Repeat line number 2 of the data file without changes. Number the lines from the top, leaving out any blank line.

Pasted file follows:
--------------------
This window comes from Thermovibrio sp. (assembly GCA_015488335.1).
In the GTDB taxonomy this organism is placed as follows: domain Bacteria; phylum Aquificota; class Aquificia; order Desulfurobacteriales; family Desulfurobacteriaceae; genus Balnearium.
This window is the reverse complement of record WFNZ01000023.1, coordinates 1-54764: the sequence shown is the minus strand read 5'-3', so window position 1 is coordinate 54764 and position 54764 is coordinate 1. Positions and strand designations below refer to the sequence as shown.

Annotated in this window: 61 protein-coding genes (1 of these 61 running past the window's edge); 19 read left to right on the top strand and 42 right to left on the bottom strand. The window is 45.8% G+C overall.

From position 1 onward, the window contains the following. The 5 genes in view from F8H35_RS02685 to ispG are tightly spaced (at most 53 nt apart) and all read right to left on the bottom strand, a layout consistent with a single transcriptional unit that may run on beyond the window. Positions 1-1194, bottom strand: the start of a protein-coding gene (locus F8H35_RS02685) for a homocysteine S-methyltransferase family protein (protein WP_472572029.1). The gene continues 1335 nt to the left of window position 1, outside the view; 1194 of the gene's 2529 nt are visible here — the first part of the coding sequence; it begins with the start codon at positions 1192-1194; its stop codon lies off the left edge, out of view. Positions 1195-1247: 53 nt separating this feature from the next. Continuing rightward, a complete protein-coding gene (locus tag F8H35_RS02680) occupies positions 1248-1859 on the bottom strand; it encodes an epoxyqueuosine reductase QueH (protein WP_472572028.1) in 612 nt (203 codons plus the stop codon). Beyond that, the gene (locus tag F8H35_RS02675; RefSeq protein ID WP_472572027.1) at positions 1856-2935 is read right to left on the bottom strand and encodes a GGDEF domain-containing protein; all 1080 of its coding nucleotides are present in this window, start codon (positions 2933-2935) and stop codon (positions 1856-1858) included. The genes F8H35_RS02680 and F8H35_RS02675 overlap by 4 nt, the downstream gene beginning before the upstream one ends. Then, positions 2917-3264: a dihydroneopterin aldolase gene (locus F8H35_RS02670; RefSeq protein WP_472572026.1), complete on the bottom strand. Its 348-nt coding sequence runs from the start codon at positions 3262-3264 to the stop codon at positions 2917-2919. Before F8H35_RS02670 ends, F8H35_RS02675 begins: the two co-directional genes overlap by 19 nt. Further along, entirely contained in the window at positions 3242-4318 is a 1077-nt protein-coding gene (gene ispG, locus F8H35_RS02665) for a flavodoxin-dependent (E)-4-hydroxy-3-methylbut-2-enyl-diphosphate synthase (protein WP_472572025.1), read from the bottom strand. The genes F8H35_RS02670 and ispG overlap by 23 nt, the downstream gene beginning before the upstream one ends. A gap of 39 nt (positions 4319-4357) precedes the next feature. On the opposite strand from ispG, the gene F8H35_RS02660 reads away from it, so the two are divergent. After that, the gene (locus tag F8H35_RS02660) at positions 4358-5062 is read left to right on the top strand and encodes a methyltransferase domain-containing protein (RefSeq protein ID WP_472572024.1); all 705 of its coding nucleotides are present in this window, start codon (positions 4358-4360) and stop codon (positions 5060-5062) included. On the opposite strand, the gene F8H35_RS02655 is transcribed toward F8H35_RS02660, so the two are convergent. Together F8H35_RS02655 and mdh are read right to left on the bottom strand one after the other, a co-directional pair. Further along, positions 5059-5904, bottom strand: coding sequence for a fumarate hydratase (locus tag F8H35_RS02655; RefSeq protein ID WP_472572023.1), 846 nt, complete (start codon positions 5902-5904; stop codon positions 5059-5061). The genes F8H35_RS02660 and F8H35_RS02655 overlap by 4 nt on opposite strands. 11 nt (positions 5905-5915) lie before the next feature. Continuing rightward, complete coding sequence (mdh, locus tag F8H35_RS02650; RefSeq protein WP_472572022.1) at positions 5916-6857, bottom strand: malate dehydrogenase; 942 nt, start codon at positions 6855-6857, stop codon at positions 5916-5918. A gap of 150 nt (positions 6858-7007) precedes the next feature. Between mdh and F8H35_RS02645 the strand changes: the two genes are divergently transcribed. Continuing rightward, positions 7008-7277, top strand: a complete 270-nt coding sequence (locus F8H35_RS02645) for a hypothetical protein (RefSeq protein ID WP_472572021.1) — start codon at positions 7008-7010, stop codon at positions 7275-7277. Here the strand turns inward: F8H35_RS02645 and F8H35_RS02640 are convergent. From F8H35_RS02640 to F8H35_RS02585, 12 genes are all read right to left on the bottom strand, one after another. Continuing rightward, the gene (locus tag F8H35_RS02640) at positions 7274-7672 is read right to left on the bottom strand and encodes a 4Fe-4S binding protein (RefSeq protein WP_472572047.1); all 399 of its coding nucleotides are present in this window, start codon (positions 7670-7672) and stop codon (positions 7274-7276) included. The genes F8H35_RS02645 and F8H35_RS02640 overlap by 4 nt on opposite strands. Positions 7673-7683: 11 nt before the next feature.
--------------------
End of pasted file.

In the GTDB taxonomy this organism is placed as follows: domain Bacteria; phylum Aquificota; class Aquificia; order Desulfurobacteriales; family Desulfurobacteriaceae; genus Balnearium.